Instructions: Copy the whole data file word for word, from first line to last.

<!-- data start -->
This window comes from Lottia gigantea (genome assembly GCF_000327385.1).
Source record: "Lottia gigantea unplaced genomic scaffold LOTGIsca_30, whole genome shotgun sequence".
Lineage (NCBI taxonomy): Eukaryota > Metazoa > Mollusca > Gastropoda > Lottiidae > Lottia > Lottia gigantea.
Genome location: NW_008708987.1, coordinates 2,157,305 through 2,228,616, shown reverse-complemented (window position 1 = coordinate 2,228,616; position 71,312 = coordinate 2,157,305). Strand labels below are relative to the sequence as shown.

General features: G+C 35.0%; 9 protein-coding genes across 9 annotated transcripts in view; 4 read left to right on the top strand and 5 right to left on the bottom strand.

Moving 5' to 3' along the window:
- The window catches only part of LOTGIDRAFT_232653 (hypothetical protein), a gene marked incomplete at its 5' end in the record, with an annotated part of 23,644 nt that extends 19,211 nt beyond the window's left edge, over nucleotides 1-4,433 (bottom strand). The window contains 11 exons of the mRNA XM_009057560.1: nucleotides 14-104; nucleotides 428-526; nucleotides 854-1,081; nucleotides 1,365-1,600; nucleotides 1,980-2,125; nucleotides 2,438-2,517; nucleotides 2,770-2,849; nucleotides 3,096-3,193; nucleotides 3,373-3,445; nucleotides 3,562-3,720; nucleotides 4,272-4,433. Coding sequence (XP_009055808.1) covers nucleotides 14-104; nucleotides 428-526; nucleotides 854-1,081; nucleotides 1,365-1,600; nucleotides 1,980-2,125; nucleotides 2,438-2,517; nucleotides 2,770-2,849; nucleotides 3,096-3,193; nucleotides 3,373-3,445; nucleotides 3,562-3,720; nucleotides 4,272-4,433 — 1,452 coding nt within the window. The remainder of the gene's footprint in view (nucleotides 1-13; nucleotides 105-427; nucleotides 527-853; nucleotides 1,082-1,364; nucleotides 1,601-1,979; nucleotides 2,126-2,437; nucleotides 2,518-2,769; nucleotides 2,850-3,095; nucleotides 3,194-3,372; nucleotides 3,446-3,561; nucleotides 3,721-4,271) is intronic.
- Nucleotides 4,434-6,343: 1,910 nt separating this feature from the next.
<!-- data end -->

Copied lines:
This window comes from Lottia gigantea (genome assembly GCF_000327385.1).
Source record: "Lottia gigantea unplaced genomic scaffold LOTGIsca_30, whole genome shotgun sequence".
Lineage (NCBI taxonomy): Eukaryota > Metazoa > Mollusca > Gastropoda > Lottiidae > Lottia > Lottia gigantea.
Genome location: NW_008708987.1, coordinates 2,157,305 through 2,228,616, shown reverse-complemented (window position 1 = coordinate 2,228,616; position 71,312 = coordinate 2,157,305). Strand labels below are relative to the sequence as shown.

General features: G+C 35.0%; 9 protein-coding genes across 9 annotated transcripts in view; 4 read left to right on the top strand and 5 right to left on the bottom strand.

Moving 5' to 3' along the window:
- The window catches only part of LOTGIDRAFT_232653 (hypothetical protein), a gene marked incomplete at its 5' end in the record, with an annotated part of 23,644 nt that extends 19,211 nt beyond the window's left edge, over nucleotides 1-4,433 (bottom strand). The window contains 11 exons of the mRNA XM_009057560.1: nucleotides 14-104; nucleotides 428-526; nucleotides 854-1,081; nucleotides 1,365-1,600; nucleotides 1,980-2,125; nucleotides 2,438-2,517; nucleotides 2,770-2,849; nucleotides 3,096-3,193; nucleotides 3,373-3,445; nucleotides 3,562-3,720; nucleotides 4,272-4,433. Coding sequence (XP_009055808.1) covers nucleotides 14-104; nucleotides 428-526; nucleotides 854-1,081; nucleotides 1,365-1,600; nucleotides 1,980-2,125; nucleotides 2,438-2,517; nucleotides 2,770-2,849; nucleotides 3,096-3,193; nucleotides 3,373-3,445; nucleotides 3,562-3,720; nucleotides 4,272-4,433 — 1,452 coding nt within the window. The remainder of the gene's footprint in view (nucleotides 1-13; nucleotides 105-427; nucleotides 527-853; nucleotides 1,082-1,364; nucleotides 1,601-1,979; nucleotides 2,126-2,437; nucleotides 2,518-2,769; nucleotides 2,850-3,095; nucleotides 3,194-3,372; nucleotides 3,446-3,561; nucleotides 3,721-4,271) is intronic.
- Nucleotides 4,434-6,343: 1,910 nt separating this feature from the next.